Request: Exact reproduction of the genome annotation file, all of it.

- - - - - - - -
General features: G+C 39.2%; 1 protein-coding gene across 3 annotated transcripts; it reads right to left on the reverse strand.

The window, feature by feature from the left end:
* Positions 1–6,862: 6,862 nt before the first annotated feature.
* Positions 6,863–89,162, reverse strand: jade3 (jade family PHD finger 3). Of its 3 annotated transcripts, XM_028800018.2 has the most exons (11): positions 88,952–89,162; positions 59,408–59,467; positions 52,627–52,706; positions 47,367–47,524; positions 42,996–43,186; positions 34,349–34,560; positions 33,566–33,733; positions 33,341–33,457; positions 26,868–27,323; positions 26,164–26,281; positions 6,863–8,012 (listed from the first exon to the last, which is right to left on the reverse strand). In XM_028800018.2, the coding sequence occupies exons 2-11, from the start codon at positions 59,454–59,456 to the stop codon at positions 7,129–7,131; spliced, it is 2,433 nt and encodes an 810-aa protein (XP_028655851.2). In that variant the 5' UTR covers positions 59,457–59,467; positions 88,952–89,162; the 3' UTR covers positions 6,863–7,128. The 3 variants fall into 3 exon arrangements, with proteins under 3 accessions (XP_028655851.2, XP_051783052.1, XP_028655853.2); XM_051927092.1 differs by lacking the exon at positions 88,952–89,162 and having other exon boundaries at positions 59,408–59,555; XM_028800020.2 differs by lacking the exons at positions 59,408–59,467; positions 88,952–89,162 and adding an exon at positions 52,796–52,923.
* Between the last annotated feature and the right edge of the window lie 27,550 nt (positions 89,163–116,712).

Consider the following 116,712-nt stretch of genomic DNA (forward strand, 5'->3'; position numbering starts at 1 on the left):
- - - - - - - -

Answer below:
General features: G+C 39.2%; 1 protein-coding gene across 3 annotated transcripts; it reads right to left on the reverse strand.

The window, feature by feature from the left end:
* Positions 1–6,862: 6,862 nt before the first annotated feature.
* Positions 6,863–89,162, reverse strand: jade3 (jade family PHD finger 3). Of its 3 annotated transcripts, XM_028800018.2 has the most exons (11): positions 88,952–89,162; positions 59,408–59,467; positions 52,627–52,706; positions 47,367–47,524; positions 42,996–43,186; positions 34,349–34,560; positions 33,566–33,733; positions 33,341–33,457; positions 26,868–27,323; positions 26,164–26,281; positions 6,863–8,012 (listed from the first exon to the last, which is right to left on the reverse strand). In XM_028800018.2, the coding sequence occupies exons 2-11, from the start codon at positions 59,454–59,456 to the stop codon at positions 7,129–7,131; spliced, it is 2,433 nt and encodes an 810-aa protein (XP_028655851.2). In that variant the 5' UTR covers positions 59,457–59,467; positions 88,952–89,162; the 3' UTR covers positions 6,863–7,128. The 3 variants fall into 3 exon arrangements, with proteins under 3 accessions (XP_028655851.2, XP_051783052.1, XP_028655853.2); XM_051927092.1 differs by lacking the exon at positions 88,952–89,162 and having other exon boundaries at positions 59,408–59,555; XM_028800020.2 differs by lacking the exons at positions 59,408–59,467; positions 88,952–89,162 and adding an exon at positions 52,796–52,923.
* Between the last annotated feature and the right edge of the window lie 27,550 nt (positions 89,163–116,712).

Consider the following 116,712-nt stretch of genomic DNA (forward strand, 5'->3'; position numbering starts at 1 on the left):